Hopefully, you can see that this is a classic example of where NAT would be used. Since the company only has one valid IP address, it is assigned to the firewall, and the firewall uses NAT to facilitate communications between the machines on the private network and the Internet. There is a problem though. NAT is specifically designed to block all inbound communications except for those that arrive in response to a request that’s sent out by one of the machines on the private network, and we still have a Web server that we need to make publicly accessible.
This is where port forwarding comes into play. Port forwarding is basically a rule that tells the firewall that if a specific type of request comes in on a certain port, then the request should be forwarded to a designated machine on the private network. In this particular situation, we are trying to make a Web server publicly accessible. To accomplish this, you would create a port forwarding rule that redirects any HTTP request on TCP port 80 to 192.168.0.12. Once such a rule is in place, a person who wants to access your company’s Web site would open their Web browser and enter http://yourdomain.com. Upon doing so, their Web browser performs a DNS query to determine which IP address is associated with your domain name. The IP address referenced by the DNS server would have to be your company’s one valid IP address (the address that’s assigned to your firewall). The Web browser would then send the HTTP request to your public IP address, unaware that it is actually making the request of a firewall. The firewall receives the inbound request and then forwards it to your Web server.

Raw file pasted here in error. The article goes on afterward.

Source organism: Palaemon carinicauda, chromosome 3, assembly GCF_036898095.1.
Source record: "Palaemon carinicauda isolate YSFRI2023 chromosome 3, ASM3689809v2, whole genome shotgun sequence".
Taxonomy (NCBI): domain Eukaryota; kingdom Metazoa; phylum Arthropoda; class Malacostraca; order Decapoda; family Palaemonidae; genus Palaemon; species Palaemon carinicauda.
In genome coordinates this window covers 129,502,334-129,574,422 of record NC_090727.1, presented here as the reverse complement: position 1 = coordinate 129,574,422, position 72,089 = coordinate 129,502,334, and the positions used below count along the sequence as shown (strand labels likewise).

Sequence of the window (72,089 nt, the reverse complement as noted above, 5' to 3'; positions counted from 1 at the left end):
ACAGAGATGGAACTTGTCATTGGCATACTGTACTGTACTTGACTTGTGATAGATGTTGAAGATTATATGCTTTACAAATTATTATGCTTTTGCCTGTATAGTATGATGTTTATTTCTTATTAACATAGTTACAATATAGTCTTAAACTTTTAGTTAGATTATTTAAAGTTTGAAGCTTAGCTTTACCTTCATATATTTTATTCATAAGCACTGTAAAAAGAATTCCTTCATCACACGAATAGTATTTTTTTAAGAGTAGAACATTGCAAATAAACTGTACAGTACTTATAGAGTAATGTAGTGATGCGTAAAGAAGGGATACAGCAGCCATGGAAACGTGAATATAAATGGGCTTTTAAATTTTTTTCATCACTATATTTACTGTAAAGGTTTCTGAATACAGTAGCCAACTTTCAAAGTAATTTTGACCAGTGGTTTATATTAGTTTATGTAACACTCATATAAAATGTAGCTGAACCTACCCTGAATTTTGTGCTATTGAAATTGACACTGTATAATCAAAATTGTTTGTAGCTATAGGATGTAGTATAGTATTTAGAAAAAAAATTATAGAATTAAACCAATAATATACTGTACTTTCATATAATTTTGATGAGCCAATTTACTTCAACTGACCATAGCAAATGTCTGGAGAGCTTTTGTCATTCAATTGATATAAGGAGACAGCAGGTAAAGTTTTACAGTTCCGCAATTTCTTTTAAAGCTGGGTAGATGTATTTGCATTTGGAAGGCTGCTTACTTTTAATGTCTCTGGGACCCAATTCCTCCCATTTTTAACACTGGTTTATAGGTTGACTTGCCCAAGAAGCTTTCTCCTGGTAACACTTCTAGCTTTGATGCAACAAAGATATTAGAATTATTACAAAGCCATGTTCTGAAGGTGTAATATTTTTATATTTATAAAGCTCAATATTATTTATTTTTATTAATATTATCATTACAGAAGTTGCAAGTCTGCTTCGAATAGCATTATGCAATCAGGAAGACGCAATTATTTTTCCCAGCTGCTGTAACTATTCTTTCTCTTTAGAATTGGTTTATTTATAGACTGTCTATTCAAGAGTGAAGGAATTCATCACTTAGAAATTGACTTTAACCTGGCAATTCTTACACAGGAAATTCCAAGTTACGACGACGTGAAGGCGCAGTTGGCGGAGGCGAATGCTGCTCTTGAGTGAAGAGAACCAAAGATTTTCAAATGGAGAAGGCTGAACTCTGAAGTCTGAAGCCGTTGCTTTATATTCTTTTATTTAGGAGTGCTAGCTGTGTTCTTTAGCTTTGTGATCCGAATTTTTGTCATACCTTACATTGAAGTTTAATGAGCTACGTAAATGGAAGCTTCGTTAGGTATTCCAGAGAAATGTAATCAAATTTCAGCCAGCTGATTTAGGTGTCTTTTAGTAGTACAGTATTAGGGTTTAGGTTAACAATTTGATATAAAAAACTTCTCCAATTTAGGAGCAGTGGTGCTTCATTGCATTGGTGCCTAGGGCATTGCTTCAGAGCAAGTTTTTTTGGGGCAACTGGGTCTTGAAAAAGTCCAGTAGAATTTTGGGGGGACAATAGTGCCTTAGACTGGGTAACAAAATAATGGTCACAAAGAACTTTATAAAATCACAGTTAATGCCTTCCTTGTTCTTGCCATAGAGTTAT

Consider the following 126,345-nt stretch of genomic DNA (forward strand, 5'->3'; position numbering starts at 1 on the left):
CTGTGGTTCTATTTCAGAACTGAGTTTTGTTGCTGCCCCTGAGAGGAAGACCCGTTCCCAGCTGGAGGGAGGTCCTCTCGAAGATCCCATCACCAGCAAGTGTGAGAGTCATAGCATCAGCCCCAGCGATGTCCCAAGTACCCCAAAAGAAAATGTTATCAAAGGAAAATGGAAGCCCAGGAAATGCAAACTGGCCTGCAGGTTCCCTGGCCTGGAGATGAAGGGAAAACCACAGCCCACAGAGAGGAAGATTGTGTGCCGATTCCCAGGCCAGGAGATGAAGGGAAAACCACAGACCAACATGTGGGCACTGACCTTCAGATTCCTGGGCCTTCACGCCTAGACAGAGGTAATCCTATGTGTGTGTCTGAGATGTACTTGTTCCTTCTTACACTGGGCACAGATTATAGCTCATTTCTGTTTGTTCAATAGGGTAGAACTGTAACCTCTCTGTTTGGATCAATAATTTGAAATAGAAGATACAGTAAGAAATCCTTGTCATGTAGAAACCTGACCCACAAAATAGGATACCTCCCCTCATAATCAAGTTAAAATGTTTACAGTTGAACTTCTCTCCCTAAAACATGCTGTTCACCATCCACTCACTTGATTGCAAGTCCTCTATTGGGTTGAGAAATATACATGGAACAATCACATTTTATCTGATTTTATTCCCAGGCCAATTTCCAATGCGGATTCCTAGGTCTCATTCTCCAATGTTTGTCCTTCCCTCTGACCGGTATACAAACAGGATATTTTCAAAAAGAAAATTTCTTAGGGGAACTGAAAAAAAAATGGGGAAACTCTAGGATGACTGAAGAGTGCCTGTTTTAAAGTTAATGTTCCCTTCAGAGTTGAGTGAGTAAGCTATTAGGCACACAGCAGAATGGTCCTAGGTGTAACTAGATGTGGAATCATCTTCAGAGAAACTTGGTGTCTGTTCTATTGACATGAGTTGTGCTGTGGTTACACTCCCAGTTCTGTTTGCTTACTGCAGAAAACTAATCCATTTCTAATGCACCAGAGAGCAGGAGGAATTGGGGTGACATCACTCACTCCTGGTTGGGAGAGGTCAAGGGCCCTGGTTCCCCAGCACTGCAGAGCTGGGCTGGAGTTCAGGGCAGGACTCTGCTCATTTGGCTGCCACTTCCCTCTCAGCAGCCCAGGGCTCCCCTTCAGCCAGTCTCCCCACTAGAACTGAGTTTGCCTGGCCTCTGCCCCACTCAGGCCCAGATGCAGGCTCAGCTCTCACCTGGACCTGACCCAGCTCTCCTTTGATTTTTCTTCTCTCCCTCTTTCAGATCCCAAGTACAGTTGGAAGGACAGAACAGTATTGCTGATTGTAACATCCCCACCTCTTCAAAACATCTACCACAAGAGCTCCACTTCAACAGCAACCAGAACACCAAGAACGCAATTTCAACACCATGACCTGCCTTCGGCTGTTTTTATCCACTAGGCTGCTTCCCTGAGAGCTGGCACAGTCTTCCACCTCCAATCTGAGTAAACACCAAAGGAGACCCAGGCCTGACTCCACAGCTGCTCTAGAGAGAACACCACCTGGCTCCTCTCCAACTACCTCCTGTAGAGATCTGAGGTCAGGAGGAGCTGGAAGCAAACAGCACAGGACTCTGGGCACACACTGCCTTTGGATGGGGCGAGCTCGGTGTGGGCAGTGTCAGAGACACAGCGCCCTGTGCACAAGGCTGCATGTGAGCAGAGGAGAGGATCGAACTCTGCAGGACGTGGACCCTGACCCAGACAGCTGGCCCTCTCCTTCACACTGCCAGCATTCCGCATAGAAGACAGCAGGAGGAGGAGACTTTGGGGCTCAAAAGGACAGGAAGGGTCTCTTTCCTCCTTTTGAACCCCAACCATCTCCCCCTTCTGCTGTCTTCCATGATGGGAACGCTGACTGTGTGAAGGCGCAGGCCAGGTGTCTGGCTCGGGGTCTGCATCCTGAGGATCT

In this article, I have attempted to explain the basics of how a firewall works. As I did, I have discussed several different features that are often built into firewalls.